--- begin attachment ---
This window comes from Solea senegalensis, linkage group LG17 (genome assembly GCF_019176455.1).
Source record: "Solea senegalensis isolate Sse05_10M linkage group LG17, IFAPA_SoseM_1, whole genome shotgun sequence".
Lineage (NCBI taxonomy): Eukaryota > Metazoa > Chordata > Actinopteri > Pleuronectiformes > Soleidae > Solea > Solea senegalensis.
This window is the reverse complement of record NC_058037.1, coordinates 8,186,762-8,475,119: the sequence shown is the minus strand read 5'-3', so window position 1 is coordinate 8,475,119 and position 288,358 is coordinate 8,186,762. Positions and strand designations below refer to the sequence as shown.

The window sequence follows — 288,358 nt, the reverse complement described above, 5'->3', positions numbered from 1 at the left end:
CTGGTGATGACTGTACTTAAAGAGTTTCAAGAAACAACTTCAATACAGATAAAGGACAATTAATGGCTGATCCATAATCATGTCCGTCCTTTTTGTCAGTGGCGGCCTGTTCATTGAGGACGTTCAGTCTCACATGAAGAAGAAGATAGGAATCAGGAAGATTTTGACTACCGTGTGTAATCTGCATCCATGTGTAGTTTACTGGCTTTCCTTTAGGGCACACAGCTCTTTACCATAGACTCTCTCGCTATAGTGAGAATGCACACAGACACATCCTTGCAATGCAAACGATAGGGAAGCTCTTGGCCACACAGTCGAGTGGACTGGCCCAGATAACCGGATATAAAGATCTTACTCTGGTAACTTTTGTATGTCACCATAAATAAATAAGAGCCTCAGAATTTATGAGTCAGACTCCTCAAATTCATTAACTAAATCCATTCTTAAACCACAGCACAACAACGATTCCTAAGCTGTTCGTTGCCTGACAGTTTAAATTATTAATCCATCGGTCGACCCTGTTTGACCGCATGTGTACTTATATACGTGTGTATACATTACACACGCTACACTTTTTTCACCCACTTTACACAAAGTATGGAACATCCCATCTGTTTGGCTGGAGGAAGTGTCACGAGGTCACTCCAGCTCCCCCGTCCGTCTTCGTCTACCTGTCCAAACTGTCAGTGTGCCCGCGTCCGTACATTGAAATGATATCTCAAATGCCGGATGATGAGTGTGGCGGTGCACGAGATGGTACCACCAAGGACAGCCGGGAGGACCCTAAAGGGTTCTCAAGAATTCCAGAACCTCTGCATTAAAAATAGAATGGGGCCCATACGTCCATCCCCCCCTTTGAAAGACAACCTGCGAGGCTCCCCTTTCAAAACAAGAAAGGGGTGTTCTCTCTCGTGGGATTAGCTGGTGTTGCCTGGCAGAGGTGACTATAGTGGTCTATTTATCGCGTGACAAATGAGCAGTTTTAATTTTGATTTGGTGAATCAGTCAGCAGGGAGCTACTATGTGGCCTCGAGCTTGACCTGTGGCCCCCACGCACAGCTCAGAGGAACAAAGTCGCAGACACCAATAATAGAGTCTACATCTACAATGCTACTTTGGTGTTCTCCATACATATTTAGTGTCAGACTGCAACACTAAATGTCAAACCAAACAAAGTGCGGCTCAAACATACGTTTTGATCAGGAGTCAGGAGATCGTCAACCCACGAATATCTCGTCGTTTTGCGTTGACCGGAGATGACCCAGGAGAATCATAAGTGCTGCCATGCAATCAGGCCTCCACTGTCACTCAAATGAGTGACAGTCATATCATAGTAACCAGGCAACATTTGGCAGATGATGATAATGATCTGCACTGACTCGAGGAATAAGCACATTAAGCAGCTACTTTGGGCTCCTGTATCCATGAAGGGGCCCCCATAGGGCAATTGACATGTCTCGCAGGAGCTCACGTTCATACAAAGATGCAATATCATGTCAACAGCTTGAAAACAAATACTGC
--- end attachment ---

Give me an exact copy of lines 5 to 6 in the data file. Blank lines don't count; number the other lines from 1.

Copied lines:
The window sequence follows — 288,358 nt, the reverse complement described above, 5'->3', positions numbered from 1 at the left end:
CTGGTGATGACTGTACTTAAAGAGTTTCAAGAAACAACTTCAATACAGATAAAGGACAATTAATGGCTGATCCATAATCATGTCCGTCCTTTTTGTCAGTGGCGGCCTGTTCATTGAGGACGTTCAGTCTCACATGAAGAAGAAGATAGGAATCAGGAAGATTTTGACTACCGTGTGTAATCTGCATCCATGTGTAGTTTACTGGCTTTCCTTTAGGGCACACAGCTCTTTACCATAGACTCTCTCGCTATAGTGAGAATGCACACAGACACATCCTTGCAATGCAAACGATAGGGAAGCTCTTGGCCACACAGTCGAGTGGACTGGCCCAGATAACCGGATATAAAGATCTTACTCTGGTAACTTTTGTATGTCACCATAAATAAATAAGAGCCTCAGAATTTATGAGTCAGACTCCTCAAATTCATTAACTAAATCCATTCTTAAACCACAGCACAACAACGATTCCTAAGCTGTTCGTTGCCTGACAGTTTAAATTATTAATCCATCGGTCGACCCTGTTTGACCGCATGTGTACTTATATACGTGTGTATACATTACACACGCTACACTTTTTTCACCCACTTTACACAAAGTATGGAACATCCCATCTGTTTGGCTGGAGGAAGTGTCACGAGGTCACTCCAGCTCCCCCGTCCGTCTTCGTCTACCTGTCCAAACTGTCAGTGTGCCCGCGTCCGTACATTGAAATGATATCTCAAATGCCGGATGATGAGTGTGGCGGTGCACGAGATGGTACCACCAAGGACAGCCGGGAGGACCCTAAAGGGTTCTCAAGAATTCCAGAACCTCTGCATTAAAAATAGAATGGGGCCCATACGTCCATCCCCCCCTTTGAAAGACAACCTGCGAGGCTCCCCTTTCAAAACAAGAAAGGGGTGTTCTCTCTCGTGGGATTAGCTGGTGTTGCCTGGCAGAGGTGACTATAGTGGTCTATTTATCGCGTGACAAATGAGCAGTTTTAATTTTGATTTGGTGAATCAGTCAGCAGGGAGCTACTATGTGGCCTCGAGCTTGACCTGTGGCCCCCACGCACAGCTCAGAGGAACAAAGTCGCAGACACCAATAATAGAGTCTACATCTACAATGCTACTTTGGTGTTCTCCATACATATTTAGTGTCAGACTGCAACACTAAATGTCAAACCAAACAAAGTGCGGCTCAAACATACGTTTTGATCAGGAGTCAGGAGATCGTCAACCCACGAATATCTCGTCGTTTTGCGTTGACCGGAGATGACCCAGGAGAATCATAAGTGCTGCCATGCAATCAGGCCTCCACTGTCACTCAAATGAGTGACAGTCATATCATAGTAACCAGGCAACATTTGGCAGATGATGATAATGATCTGCACTGACTCGAGGAATAAGCACATTAAGCAGCTACTTTGGGCTCCTGTATCCATGAAGGGGCCCCCATAGGGCAATTGACATGTCTCGCAGGAGCTCACGTTCATACAAAGATGCAATATCATGTCAACAGCTTGAAAACAAATACTGC